If you are studying informational text with your intermediate kiddos, they will love this. Our 5th grade used it last year as one of our main read alouds during our non-fiction unit. It was a suggested text for our 6th grade unit this year, but the team was very cool about letting us keep going with it in 5th, so we are. Click on the image to link to Amazon.
It's a great narrative non-fiction text, and it provides excellent opportunities for discussing main ideas/details & summarizing. In a nutshell, the author describes in the introduction how a frightening experience he had as a child led him to research and learn as much as he could about rats in order to tackle his negative feelings. From there, there are chapters on the history of rats and people, eating rats, getting rid of rats, etc. Last week, we read the chapter on the eating of rats (seriously, gross but interesting), and today we went back to analyze it and read it closely, with the goal of finding multiple main ideas that we could support.
The kids did an amazing job. The ideas ranged from as simple as, "Some people think that eating rats is not gross," to the more sophisticated, "What one culture is disgusted by, another culture feels is a delicacy," to "Rats are considered a tasty and nutritious food source in other parts of the world." These can all be supported. Then, we talked about whether or not these were different ideas vs. other ways of saying the exact same thing. Here is some of the thinking:
1. Some people think eating rats is not gross.
The students decided that this was the easiest one to support because it's the most obvious. I agreed with them. There is a lot of very explicit text evidence to support this idea.
2. What one culture is disgusted by, another culture feels is a delicacy.
They felt that while you get the same idea that you do in the first main idea statement, this one goes a little deeper. I agree again! Now we're talking about differences between cultures, not just personal food preferences. The evidence is in the text, but it requires the reader to do a little more than just list all of the ways rat can be prepared.
3. Rats are considered a tasty and nutritious food source in some parts of the world.
Here again, we've added another layer, which is the nutritional value. Similar, but more sophisticated than #1.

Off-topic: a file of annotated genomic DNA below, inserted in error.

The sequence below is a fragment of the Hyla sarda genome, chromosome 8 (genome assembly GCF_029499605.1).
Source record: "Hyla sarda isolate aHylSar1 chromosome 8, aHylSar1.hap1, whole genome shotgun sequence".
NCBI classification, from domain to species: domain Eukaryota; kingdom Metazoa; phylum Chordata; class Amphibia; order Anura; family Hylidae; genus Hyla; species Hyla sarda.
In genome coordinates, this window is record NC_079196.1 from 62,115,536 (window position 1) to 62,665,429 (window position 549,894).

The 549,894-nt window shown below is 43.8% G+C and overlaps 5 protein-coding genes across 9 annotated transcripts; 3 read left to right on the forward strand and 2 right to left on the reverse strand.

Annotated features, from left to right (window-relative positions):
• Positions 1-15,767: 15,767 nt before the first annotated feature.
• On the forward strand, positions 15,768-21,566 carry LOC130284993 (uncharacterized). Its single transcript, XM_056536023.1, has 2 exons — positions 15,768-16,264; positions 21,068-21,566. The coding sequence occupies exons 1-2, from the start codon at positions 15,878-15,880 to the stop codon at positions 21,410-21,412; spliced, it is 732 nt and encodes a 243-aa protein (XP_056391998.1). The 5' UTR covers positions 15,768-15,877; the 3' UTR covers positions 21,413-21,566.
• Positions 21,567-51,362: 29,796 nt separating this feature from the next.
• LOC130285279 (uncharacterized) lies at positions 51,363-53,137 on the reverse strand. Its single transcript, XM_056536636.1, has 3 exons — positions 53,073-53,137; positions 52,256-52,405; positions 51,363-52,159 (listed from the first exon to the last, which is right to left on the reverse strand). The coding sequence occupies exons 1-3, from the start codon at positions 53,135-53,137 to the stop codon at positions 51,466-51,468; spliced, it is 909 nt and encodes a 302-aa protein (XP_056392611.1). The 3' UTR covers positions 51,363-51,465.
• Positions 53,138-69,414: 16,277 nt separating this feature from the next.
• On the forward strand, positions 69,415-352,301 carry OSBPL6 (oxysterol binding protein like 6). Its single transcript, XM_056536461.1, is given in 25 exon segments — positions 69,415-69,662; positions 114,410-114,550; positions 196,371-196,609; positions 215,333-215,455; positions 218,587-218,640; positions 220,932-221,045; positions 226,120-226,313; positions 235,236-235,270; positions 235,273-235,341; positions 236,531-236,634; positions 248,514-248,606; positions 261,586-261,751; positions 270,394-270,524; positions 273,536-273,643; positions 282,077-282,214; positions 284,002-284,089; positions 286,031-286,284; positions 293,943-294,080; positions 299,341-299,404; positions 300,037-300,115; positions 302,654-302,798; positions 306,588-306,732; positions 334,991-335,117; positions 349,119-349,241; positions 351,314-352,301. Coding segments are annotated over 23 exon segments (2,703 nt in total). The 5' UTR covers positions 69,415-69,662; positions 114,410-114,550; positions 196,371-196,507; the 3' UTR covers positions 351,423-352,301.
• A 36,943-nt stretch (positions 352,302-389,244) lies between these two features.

This was a great lesson. We are in a good place for them to practice and demonstrate their ability to find multiple main ideas in their own texts now. Also, while all three main ideas are valid, what they tell me about my kids and where they are with all of our work in this unit is the most important thing. As I looked at their jottings in their reading notebooks later, I was struck by a few things. First, some of my more literal thinkers had moved beyond (ever so slightly, but still!) statements like the first one. Yay! Most of my kids were more polished and clear in the way they expressed their thinking (sophisticated vocabulary, cleaner/less murky supports, etc.), and only a couple are struggling. Considering that two weeks ago we were still working on one main idea with supports, I was pretty psyched.
99% of them knew nothing about rats last week, other than that they were scared of them and they thought they were disgusting. Today, all they were talking about in the hallway on their way to lunch/recess was rats. Reading and unpacking this text with them is getting across the intended teaching points, and it's helping them to see that readers can (and often have to) tackle tricky texts about things they have virtually no knowledge of. Very cool. Plus, I won't lie and tell you that I didn't enjoy their reactions when describing some of the more unusual ways to serve the little guys...